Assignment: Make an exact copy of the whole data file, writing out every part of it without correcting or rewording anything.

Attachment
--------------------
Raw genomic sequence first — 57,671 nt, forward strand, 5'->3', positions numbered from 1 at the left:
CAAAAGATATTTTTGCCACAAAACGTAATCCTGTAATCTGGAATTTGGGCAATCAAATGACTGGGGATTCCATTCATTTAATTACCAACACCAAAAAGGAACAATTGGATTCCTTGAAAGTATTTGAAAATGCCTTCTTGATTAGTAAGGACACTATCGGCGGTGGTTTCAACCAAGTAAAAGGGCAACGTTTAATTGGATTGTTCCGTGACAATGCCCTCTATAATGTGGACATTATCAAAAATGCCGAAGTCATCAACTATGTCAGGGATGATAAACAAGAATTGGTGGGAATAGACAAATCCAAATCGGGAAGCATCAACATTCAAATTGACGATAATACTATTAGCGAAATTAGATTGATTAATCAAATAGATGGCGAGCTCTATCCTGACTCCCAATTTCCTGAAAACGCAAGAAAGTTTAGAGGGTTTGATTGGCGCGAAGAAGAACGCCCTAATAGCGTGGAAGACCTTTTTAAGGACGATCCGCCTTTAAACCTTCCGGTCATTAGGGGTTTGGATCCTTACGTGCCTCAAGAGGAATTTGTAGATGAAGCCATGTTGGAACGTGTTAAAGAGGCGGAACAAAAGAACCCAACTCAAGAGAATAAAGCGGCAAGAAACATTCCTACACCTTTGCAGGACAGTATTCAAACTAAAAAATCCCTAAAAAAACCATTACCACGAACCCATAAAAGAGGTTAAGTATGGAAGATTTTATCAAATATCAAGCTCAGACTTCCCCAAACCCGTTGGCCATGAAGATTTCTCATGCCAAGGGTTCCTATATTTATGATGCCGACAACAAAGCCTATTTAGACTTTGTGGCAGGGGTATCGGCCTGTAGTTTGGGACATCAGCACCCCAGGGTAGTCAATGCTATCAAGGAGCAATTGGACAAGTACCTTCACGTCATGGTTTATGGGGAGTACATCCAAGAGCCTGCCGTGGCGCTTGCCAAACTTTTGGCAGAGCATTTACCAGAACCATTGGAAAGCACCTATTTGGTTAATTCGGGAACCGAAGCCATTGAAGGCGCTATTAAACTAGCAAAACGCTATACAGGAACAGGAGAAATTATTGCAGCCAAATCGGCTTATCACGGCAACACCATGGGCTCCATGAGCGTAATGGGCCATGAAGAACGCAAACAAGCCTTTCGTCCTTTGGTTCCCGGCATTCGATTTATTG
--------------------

Raw genomic sequence first — 57,671 nt, forward strand, 5'->3', positions numbered from 1 at the left:
CAAAAGATATTTTTGCCACAAAACGTAATCCTGTAATCTGGAATTTGGGCAATCAAATGACTGGGGATTCCATTCATTTAATTACCAACACCAAAAAGGAACAATTGGATTCCTTGAAAGTATTTGAAAATGCCTTCTTGATTAGTAAGGACACTATCGGCGGTGGTTTCAACCAAGTAAAAGGGCAACGTTTAATTGGATTGTTCCGTGACAATGCCCTCTATAATGTGGACATTATCAAAAATGCCGAAGTCATCAACTATGTCAGGGATGATAAACAAGAATTGGTGGGAATAGACAAATCCAAATCGGGAAGCATCAACATTCAAATTGACGATAATACTATTAGCGAAATTAGATTGATTAATCAAATAGATGGCGAGCTCTATCCTGACTCCCAATTTCCTGAAAACGCAAGAAAGTTTAGAGGGTTTGATTGGCGCGAAGAAGAACGCCCTAATAGCGTGGAAGACCTTTTTAAGGACGATCCGCCTTTAAACCTTCCGGTCATTAGGGGTTTGGATCCTTACGTGCCTCAAGAGGAATTTGTAGATGAAGCCATGTTGGAACGTGTTAAAGAGGCGGAACAAAAGAACCCAACTCAAGAGAATAAAGCGGCAAGAAACATTCCTACACCTTTGCAGGACAGTATTCAAACTAAAAAATCCCTAAAAAAACCATTACCACGAACCCATAAAAGAGGTTAAGTATGGAAGATTTTATCAAATATCAAGCTCAGACTTCCCCAAACCCGTTGGCCATGAAGATTTCTCATGCCAAGGGTTCCTATATTTATGATGCCGACAACAAAGCCTATTTAGACTTTGTGGCAGGGGTATCGGCCTGTAGTTTGGGACATCAGCACCCCAGGGTAGTCAATGCTATCAAGGAGCAATTGGACAAGTACCTTCACGTCATGGTTTATGGGGAGTACATCCAAGAGCCTGCCGTGGCGCTTGCCAAACTTTTGGCAGAGCATTTACCAGAACCATTGGAAAGCACCTATTTGGTTAATTCGGGAACCGAAGCCATTGAAGGCGCTATTAAACTAGCAAAACGCTATACAGGAACAGGAGAAATTATTGCAGCCAAATCGGCTTATCACGGCAACACCATGGGCTCCATGAGCGTAATGGGCCATGAAGAACGCAAACAAGCCTTTCGTCCTTTGGTTCCCGGCATTCGATTTATTG